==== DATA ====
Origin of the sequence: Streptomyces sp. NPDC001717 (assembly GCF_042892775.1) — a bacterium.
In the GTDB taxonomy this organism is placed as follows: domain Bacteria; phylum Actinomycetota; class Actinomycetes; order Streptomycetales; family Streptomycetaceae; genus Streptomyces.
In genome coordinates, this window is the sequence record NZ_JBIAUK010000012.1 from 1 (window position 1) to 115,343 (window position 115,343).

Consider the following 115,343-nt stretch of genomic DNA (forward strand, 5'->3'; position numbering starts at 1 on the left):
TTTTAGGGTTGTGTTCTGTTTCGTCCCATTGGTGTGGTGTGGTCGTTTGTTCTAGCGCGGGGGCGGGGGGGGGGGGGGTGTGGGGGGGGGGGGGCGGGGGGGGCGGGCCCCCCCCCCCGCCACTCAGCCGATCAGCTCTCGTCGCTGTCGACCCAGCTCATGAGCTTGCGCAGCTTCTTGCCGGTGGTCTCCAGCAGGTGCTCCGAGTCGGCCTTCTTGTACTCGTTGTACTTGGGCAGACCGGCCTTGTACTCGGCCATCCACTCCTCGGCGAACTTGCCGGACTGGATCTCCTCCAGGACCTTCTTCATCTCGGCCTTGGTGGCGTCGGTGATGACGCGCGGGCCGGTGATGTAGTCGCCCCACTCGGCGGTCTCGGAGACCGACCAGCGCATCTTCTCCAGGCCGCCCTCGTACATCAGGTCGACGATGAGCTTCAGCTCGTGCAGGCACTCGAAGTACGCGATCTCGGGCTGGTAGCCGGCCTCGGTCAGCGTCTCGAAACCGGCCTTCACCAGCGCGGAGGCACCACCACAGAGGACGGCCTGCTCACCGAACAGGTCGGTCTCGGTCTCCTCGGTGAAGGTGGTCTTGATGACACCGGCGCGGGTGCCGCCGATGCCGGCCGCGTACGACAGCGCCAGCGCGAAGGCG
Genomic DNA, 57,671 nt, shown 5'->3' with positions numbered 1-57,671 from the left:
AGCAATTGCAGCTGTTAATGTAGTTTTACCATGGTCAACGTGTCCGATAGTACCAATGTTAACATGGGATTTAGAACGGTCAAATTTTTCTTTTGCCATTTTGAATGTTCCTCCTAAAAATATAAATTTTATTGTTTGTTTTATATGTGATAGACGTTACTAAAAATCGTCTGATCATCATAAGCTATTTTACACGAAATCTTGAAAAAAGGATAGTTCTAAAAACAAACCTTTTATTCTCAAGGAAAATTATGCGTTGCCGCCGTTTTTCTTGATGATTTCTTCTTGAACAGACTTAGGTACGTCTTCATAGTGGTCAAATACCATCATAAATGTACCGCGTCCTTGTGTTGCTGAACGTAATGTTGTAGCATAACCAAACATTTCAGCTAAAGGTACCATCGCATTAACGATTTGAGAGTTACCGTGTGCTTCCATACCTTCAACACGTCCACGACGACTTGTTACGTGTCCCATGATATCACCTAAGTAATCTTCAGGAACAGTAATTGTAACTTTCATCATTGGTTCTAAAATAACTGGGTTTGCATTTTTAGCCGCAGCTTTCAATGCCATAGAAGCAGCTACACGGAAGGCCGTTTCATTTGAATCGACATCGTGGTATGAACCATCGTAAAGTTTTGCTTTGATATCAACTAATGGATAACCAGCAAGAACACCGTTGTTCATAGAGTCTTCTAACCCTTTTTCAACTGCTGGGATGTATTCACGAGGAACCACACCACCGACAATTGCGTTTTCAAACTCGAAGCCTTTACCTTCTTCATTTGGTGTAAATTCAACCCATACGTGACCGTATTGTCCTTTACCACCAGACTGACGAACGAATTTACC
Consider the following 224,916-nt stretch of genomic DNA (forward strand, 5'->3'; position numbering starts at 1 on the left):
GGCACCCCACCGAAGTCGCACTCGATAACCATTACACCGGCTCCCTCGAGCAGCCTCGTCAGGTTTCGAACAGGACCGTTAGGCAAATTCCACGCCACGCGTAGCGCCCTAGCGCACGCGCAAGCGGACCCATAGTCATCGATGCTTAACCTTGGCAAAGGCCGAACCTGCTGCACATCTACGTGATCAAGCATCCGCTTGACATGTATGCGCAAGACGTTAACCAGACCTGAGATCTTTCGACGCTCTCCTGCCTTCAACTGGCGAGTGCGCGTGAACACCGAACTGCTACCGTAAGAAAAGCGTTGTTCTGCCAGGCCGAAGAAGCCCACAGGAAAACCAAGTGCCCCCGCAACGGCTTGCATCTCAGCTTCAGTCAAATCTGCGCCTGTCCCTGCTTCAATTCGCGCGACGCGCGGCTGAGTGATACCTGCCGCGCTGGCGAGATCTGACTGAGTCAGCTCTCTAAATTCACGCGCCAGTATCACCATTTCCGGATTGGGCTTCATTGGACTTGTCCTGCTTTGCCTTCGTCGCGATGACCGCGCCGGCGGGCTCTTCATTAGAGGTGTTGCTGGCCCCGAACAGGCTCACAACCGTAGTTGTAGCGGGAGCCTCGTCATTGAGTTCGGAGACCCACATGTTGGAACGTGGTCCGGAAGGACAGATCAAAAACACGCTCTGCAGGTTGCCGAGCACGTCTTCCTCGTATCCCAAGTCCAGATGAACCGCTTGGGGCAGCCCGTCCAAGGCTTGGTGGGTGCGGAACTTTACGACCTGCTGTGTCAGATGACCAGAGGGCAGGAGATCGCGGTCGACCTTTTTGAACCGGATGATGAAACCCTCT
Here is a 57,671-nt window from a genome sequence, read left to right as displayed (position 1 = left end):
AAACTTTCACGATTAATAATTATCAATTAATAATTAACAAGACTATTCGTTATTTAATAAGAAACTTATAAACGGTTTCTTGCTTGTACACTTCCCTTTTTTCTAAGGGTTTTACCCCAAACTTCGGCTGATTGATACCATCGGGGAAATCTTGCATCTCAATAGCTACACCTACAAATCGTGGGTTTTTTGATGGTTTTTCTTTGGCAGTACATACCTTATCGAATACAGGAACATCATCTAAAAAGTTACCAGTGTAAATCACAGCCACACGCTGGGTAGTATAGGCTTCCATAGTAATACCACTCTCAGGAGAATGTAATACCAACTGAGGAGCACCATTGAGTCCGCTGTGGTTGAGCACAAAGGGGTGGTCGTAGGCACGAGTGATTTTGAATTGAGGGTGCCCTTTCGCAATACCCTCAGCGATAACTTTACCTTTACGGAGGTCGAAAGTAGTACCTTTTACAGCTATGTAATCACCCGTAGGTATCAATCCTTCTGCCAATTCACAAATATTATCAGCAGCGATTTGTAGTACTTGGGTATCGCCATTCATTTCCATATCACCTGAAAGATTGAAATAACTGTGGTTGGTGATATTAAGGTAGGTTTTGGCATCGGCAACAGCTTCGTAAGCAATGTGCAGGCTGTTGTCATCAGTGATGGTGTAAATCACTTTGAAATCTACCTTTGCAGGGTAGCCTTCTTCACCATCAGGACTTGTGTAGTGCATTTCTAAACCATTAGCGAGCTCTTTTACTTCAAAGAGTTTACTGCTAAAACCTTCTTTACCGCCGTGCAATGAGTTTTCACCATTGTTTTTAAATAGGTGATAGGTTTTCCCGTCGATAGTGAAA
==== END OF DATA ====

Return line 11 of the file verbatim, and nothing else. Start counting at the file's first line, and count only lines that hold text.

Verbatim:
AAACTTTCACGATTAATAATTATCAATTAATAATTAACAAGACTATTCGTTATTTAATAAGAAACTTATAAACGGTTTCTTGCTTGTACACTTCCCTTTTTTCTAAGGGTTTTACCCCAAACTTCGGCTGATTGATACCATCGGGGAAATCTTGCATCTCAATAGCTACACCTACAAATCGTGGGTTTTTTGATGGTTTTTCTTTGGCAGTACATACCTTATCGAATACAGGAACATCATCTAAAAAGTTACCAGTGTAAATCACAGCCACACGCTGGGTAGTATAGGCTTCCATAGTAATACCACTCTCAGGAGAATGTAATACCAACTGAGGAGCACCATTGAGTCCGCTGTGGTTGAGCACAAAGGGGTGGTCGTAGGCACGAGTGATTTTGAATTGAGGGTGCCCTTTCGCAATACCCTCAGCGATAACTTTACCTTTACGGAGGTCGAAAGTAGTACCTTTTACAGCTATGTAATCACCCGTAGGTATCAATCCTTCTGCCAATTCACAAATATTATCAGCAGCGATTTGTAGTACTTGGGTATCGCCATTCATTTCCATATCACCTGAAAGATTGAAATAACTGTGGTTGGTGATATTAAGGTAGGTTTTGGCATCGGCAACAGCTTCGTAAGCAATGTGCAGGCTGTTGTCATCAGTGATGGTGTAAATCACTTTGAAATCTACCTTTGCAGGGTAGCCTTCTTCACCATCAGGACTTGTGTAGTGCATTTCTAAACCATTAGCGAGCTCTTTTACTTCAAAGAGTTTACTGCTAAAACCTTCTTTACCGCCGTGCAATGAGTTTTCACCATTGTTTTTAAATAGGTGATAGGTTTTCCCGTCGATAGTGAAA